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Behaviors At Home

The Swearer

Action: Why is my child behaving this way, what unmet needs does he or she have, and what specific things can I do to help him or her behave better?

Primary Causes of Misbehavior

There is no doubt about it. If a child wants attention, he or she need only use abusive language.

This child may use swearing to hide a low self-concept.

Primary Needs Being Revealed

This child may be trying to maintain relationships by using swearing to make people aware of him or her.

Secondary Needs Being Revealed

The child may feel he or she belongs to certain groups if he or she swears. It may be very normal to swear in his or her group.

The need to hold some kind of authority is met by the use of abusive language. The shock value is power.

Swearing shocks, and thus the swearer is noticed.

Actions to Take
  • Before attempting to change a child behavior, try to understand what is causing that behavior. Then establish two plans. First, decide how to meet or compensate for the need being expressed by the undesired behavior. Second, know exactly what behavior you want to replace the misbehavior. Then tell your child.

  • Determine why this particular child swears.

  • Control your anger.

  • Force yourself to look beyond the words being used. If you hear your child using language that is shocking to you, it would be a good idea to find out first whether this language has the same meaning to children as it does to you. Sometimes what is rough language to your ears may be the ordinary, easy way to express feelings in your child's peer group. This doesn't make such language correct, but it does give some clues regarding how to bring about change.

  • Use this response when a child swears: "I know you're upset or you wouldn't have said that—but let's not say that anymore." This simple statement can prevent a discipline situation from developing. It's called the "Caution-Warning" technique. This form of parent action allows your child to know that you are aware of the situation—and gives him or her a second chance to respond. If your child continues swearing, which is unlikely, he or she is aware of having erred twice and is doubly responsible for the action. In the meantime, parent control and dignity can be maintained.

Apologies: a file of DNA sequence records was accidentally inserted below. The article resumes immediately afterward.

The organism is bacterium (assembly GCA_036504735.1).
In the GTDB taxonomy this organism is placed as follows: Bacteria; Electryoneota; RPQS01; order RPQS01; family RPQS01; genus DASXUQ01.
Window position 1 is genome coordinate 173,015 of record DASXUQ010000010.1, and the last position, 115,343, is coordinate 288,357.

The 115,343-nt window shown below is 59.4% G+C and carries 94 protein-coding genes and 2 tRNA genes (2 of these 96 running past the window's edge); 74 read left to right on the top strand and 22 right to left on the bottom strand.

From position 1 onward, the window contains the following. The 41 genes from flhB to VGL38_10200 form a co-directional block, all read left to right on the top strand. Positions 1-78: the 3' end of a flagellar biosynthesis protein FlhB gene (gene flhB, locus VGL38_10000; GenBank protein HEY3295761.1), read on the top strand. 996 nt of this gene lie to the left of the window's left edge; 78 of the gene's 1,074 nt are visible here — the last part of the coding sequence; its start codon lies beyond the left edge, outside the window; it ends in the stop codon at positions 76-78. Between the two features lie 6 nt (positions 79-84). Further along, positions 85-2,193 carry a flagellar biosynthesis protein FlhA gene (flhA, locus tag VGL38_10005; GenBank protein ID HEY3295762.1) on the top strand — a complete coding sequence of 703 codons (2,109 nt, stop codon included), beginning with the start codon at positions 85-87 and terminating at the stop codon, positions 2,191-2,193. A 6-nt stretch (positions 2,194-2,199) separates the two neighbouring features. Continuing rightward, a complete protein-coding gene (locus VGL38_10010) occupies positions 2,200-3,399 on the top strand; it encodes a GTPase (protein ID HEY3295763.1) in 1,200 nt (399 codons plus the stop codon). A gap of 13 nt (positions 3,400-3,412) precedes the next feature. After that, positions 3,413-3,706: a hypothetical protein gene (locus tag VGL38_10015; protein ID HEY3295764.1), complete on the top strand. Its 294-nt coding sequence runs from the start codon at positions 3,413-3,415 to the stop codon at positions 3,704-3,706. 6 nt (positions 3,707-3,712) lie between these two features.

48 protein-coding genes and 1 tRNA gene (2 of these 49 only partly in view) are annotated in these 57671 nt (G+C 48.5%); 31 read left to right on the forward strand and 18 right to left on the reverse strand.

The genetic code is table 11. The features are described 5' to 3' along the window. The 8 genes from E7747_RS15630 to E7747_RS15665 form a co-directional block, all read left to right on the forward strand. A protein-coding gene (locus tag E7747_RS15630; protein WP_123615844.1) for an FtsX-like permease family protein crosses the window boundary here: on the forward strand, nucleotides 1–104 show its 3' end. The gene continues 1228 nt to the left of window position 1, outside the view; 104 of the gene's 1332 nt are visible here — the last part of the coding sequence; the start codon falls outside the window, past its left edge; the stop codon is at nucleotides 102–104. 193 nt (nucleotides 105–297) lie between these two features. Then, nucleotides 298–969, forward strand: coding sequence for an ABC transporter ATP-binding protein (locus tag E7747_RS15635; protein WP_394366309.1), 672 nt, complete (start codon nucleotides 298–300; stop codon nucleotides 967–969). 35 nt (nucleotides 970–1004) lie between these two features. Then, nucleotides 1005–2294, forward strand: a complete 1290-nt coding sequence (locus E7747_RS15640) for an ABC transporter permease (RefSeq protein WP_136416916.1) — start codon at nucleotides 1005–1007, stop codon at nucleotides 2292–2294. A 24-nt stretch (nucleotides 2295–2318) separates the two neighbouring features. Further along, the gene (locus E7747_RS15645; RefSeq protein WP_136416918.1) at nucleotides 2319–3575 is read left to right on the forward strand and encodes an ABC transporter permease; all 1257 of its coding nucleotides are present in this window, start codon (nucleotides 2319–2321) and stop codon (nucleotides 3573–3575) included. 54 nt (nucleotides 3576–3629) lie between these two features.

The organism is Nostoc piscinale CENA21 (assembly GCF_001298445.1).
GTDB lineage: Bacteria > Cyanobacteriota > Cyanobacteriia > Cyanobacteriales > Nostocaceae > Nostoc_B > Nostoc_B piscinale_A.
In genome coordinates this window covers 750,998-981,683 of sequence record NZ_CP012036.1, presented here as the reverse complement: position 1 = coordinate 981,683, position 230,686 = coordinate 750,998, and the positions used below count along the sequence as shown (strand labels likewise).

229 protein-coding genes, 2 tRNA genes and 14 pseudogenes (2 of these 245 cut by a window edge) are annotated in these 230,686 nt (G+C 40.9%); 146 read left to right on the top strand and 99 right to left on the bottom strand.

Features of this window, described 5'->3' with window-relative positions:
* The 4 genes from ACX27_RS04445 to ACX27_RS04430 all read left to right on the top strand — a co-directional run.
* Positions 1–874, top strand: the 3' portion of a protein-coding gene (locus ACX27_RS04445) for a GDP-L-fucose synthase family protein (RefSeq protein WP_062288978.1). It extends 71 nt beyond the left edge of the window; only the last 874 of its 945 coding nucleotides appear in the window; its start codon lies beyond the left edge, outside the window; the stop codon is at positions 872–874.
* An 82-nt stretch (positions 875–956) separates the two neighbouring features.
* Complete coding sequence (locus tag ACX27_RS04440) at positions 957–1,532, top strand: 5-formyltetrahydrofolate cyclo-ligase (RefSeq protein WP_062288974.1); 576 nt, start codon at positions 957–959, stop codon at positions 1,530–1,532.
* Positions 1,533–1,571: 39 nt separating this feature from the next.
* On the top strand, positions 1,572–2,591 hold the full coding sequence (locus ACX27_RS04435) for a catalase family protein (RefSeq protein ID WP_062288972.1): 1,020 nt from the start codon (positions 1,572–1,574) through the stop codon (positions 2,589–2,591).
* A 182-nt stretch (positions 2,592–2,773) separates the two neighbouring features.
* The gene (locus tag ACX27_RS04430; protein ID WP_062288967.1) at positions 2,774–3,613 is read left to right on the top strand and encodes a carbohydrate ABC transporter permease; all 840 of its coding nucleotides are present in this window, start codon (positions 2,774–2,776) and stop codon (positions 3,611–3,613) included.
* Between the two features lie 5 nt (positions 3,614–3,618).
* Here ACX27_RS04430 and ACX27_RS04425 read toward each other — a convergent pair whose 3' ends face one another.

• Don't take swearing personally, in terms of good and bad, or offer any value judgments. This strategic action stance is vital, not because such things are right or wrong, but because swearers won't listen to these rationales.

  • However, say privately and firmly, "Your behavior is absolutely unacceptable in our home." Relate that swearing disturbs. Explain how it's an emotional and negative experience for many.

  • Put your child on the defensive by asking why he or she swears. Then deal with those reasons in a helping way. This may sound like a shallow approach, but it isn't. As a beginning, this line of private communication is a must.

  • Two strategic action techniques can be effective in reducing swearing: using signals and finding substitute words. Tell your child you will give a signal when his or her language is inappropriate, rather than accept it—and that you expect him or her to pick up on and respond to the signal. This will tip the swearer off, and save him or her and others further embarrassment.

  • Sit down and talk about the words the child uses. There are usually only a few. Then provide substitute words or phrases. Like it or not, if you don't take this action, you will not reduce swearing. Substitute words can be nonsense words or words like "phooey" or "darn." It's very difficult to break a habit without a substitute. Substitute words for the swearer are similar to gum for the smoker who is trying to break the habit.

  • This habit took time to develop. Change won't come overnight. Therefore, look for gradual improvement.

  • Always say, "This problem can be solved if we work on it together. And this lesson may prove to be one of the best things you ever learned when it comes to finding success in the world of work."

  • Remember, swearing is not necessarily a discipline problem. So punishment is not the key to changing behavior.

  • Be aware that some children intentionally swear as a defensive means to protect themselves from you when their behavior violates rules. If they swear, they may get the parent or teacher angry and out of control. Then the behavior that caused the confrontation is forgotten and child and adult are on common ground: The adult is wrong and the child is wrong.

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Please Note
We are labeling behaviors, not children! For the sake of convenience, we will describe behaviors with terms such as The Whiner or The Interrupter.

Never use such labels when talking to—or about—children! Doing so could cause many new problems and seriously damage the teacher-student or parent-child relationship.